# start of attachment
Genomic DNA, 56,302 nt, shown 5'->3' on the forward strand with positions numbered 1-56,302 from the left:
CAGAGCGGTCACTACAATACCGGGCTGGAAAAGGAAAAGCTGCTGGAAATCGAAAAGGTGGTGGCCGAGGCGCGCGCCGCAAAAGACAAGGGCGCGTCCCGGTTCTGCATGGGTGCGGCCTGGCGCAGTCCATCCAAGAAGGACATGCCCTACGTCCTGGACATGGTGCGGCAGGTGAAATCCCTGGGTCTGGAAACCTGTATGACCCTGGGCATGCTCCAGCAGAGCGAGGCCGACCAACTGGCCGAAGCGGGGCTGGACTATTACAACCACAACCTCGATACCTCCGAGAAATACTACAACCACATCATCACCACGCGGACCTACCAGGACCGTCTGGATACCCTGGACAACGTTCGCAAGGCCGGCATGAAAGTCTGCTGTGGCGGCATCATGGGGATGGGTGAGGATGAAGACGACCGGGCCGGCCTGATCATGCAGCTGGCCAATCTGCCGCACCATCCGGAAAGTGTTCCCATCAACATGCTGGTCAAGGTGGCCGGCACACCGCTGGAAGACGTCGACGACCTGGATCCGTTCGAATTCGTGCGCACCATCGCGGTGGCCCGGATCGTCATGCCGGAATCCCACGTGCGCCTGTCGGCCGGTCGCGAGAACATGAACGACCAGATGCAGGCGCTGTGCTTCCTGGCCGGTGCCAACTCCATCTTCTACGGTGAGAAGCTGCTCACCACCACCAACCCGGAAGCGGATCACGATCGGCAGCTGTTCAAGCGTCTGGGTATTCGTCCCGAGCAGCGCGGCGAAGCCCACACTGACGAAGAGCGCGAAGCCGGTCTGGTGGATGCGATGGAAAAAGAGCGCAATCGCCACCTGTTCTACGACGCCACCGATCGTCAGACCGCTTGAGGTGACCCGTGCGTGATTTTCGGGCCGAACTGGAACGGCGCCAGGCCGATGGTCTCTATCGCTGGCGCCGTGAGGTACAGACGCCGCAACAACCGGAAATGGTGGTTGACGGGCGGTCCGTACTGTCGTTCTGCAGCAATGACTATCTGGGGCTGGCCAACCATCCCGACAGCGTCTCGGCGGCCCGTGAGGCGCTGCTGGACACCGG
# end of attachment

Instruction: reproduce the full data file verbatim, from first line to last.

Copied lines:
Genomic DNA, 56,302 nt, shown 5'->3' on the forward strand with positions numbered 1-56,302 from the left:
CAGAGCGGTCACTACAATACCGGGCTGGAAAAGGAAAAGCTGCTGGAAATCGAAAAGGTGGTGGCCGAGGCGCGCGCCGCAAAAGACAAGGGCGCGTCCCGGTTCTGCATGGGTGCGGCCTGGCGCAGTCCATCCAAGAAGGACATGCCCTACGTCCTGGACATGGTGCGGCAGGTGAAATCCCTGGGTCTGGAAACCTGTATGACCCTGGGCATGCTCCAGCAGAGCGAGGCCGACCAACTGGCCGAAGCGGGGCTGGACTATTACAACCACAACCTCGATACCTCCGAGAAATACTACAACCACATCATCACCACGCGGACCTACCAGGACCGTCTGGATACCCTGGACAACGTTCGCAAGGCCGGCATGAAAGTCTGCTGTGGCGGCATCATGGGGATGGGTGAGGATGAAGACGACCGGGCCGGCCTGATCATGCAGCTGGCCAATCTGCCGCACCATCCGGAAAGTGTTCCCATCAACATGCTGGTCAAGGTGGCCGGCACACCGCTGGAAGACGTCGACGACCTGGATCCGTTCGAATTCGTGCGCACCATCGCGGTGGCCCGGATCGTCATGCCGGAATCCCACGTGCGCCTGTCGGCCGGTCGCGAGAACATGAACGACCAGATGCAGGCGCTGTGCTTCCTGGCCGGTGCCAACTCCATCTTCTACGGTGAGAAGCTGCTCACCACCACCAACCCGGAAGCGGATCACGATCGGCAGCTGTTCAAGCGTCTGGGTATTCGTCCCGAGCAGCGCGGCGAAGCCCACACTGACGAAGAGCGCGAAGCCGGTCTGGTGGATGCGATGGAAAAAGAGCGCAATCGCCACCTGTTCTACGACGCCACCGATCGTCAGACCGCTTGAGGTGACCCGTGCGTGATTTTCGGGCCGAACTGGAACGGCGCCAGGCCGATGGTCTCTATCGCTGGCGCCGTGAGGTACAGACGCCGCAACAACCGGAAATGGTGGTTGACGGGCGGTCCGTACTGTCGTTCTGCAGCAATGACTATCTGGGGCTGGCCAACCATCCCGACAGCGTCTCGGCGGCCCGTGAGGCGCTGCTGGACACCGG